UltimateClassicRock.com conducted an interview last week with Michael Anthony on Chickenfoot’s upcoming album. Here’s some excerpts:
Michael Anthony, the founding bassist of Van Halen, and current member of hard-rock supergroup Chickenfoot, took time from planning the release of the band’s upcoming album to grant Ultimate Classic Rock an exclusive interview.
He talked about his departure from his former band, his new group’s sophomore album (humorously titled ‘IV’) and Chickenfoot’s plans for their upcoming tour. He also explains how his insides manage to stay together after decades of being subjected to low frequencies, whiskey and hot sauce:
So, you and the Chickenfoot guys seem pretty damn happy together, huh?
It’s like how Van Halen was in the early days. It’s four friends getting together and having a good time. I guess a lot of that has to do with, you know, we’ve all had our own careers and done really well. So, it’s not like we have anything to prove, and we don’t need to do it for the money, so we can do it just purely for the enjoyment of making music.
In between Van Halen and Chickenfoot, did you consider recording your own music?
You know what? I did kick it around. People were saying, “Hey, why don’t you go out and put a band together, and just do some shows?” I didn’t want to do the thing that [David Lee] Roth was doing, you know, cause he went out and put a band together and was just doing Van Halen stuff. You know, that’d be kind of a cheesy way to go. When I went out [on tour] with Sammy [Hagar], I put together this Mad Anthony Express thing a few years back. I thought it was great. People were saying, “You ought to take this out, do a House of Blues tour or something.” But, you know what, it was fun to do that one time, but if I were to do something it would be totally on my own. In the meantime, I was out playing with Sammy quite a bit, obviously the Planet Us thing came up, but that kind of blew apart because of the Van Halen ’04 reunion. I dunno, seeing how that all came out, maybe we should have stuck with the Planet Us thing. That didn’t end very harmoniously.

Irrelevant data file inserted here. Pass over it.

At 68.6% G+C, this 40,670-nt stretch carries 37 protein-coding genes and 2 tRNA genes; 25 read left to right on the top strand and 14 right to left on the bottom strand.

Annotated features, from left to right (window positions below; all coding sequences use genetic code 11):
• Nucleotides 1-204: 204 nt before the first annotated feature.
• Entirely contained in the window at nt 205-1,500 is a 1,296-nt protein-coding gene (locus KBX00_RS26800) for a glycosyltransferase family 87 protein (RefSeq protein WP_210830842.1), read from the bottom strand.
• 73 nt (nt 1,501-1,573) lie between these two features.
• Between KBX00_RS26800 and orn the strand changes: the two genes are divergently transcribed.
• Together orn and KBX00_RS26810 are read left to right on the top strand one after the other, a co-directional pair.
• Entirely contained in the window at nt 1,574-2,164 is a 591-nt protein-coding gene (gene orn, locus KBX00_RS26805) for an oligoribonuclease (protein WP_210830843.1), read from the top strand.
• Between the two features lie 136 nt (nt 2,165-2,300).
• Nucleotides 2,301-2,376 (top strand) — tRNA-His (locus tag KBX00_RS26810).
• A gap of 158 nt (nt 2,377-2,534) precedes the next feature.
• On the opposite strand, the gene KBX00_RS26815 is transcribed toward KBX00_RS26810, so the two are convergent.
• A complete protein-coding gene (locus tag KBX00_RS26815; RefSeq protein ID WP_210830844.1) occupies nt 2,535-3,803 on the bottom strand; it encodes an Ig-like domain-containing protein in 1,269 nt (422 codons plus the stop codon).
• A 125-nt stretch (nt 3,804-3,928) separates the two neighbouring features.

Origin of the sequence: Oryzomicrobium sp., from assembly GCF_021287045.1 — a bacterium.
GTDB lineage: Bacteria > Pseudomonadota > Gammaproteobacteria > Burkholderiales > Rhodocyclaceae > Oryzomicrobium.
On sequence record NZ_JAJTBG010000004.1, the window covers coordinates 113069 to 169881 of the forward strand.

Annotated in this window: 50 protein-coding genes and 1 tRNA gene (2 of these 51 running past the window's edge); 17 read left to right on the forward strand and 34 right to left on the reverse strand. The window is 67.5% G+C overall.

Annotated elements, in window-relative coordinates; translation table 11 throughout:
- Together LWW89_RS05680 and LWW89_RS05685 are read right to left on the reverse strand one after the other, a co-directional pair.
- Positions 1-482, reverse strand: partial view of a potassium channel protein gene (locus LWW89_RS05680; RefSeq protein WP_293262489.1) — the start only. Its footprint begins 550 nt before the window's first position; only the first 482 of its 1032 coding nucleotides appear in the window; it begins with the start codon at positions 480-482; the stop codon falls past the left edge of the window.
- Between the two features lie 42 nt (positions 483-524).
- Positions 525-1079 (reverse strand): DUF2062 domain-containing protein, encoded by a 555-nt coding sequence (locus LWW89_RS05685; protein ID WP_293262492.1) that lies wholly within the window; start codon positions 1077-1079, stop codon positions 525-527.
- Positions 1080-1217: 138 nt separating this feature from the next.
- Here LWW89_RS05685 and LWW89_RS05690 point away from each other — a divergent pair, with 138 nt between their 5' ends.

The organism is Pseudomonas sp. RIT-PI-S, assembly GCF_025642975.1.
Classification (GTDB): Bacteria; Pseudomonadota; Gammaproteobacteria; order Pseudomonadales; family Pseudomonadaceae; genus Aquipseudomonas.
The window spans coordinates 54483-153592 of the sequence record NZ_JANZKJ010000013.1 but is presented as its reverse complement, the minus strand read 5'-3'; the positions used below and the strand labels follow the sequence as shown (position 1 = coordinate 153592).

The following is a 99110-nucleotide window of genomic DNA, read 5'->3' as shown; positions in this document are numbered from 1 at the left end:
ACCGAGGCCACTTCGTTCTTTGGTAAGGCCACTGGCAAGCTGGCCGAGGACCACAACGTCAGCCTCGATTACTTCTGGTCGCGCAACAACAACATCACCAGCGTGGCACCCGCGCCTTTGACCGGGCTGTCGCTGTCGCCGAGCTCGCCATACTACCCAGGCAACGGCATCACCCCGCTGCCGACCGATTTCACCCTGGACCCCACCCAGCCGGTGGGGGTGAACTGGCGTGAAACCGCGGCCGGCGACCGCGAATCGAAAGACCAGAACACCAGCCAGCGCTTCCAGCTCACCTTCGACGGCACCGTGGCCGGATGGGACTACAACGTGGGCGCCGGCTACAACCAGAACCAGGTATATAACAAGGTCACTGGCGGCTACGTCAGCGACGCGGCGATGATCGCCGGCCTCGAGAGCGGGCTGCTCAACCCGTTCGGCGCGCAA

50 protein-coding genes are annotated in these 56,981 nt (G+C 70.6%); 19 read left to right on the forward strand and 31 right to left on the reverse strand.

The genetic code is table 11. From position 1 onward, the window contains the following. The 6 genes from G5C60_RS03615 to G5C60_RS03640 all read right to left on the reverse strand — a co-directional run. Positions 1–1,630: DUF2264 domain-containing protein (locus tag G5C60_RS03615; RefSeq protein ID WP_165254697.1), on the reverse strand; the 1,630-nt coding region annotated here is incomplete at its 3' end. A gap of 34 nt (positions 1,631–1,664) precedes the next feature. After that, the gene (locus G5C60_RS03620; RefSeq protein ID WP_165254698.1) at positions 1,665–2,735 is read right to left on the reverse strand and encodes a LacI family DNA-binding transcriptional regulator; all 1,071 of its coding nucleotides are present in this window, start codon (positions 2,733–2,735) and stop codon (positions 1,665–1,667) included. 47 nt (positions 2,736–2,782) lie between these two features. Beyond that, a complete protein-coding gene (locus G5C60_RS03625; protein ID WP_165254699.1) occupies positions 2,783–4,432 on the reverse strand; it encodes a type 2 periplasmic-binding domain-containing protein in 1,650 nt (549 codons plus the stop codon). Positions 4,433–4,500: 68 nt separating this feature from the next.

UPDATE 6/30/11: Michael Anthony called the VHND today and wanted to clarify something regarding this interview.
Michael Anthony: “I want to say something about the interview UltimateClassicRock.com. The guy that interviewed me interpreted a couple of things that I said about Dave’s solo touring the wrong way, and after I read some of the comments on VHND, I wanted to clarify what I meant.
“In that interview, I was talking about how, a few years ago, Roth put a band together and went out on a couple tours and was played nothing but Van Halen classics. I didn’t mean to knock him for doing so. What I meant to say about that was – that’s fine for him, but for me, I would not want to do that.
“A few years ago I put together my “Mad Anthony Express” band just to do a few shows. We were doing a few Van Halen songs, but we were mainly doing a bunch of classic rock songs that I dig. I could have taken it out on a small tour, but I didn’t want to. Or I could have went out and toured and played only Van Halen songs just to make money, but I don’t want to do that either. It’s the same reason why, on Chickenfoot’s first tour, we didn’t play any Van Halen or Hagar or Red Hot Chili Peppers… we didn’t want to only rely on our past.
“But anyway, I have no ill will at all towards Dave. He was the one guy that I was really looking forward to jamming with some day, either at the Van Halen reunion tour or when Van Halen would get inducted to the Rock And Roll Hall Of Fame. You know, before the induction, his manager called me and asked if I would want to jam with Dave at the induction, and I said I’d love to! But neither would come to be. I’m totally cool with Dave.”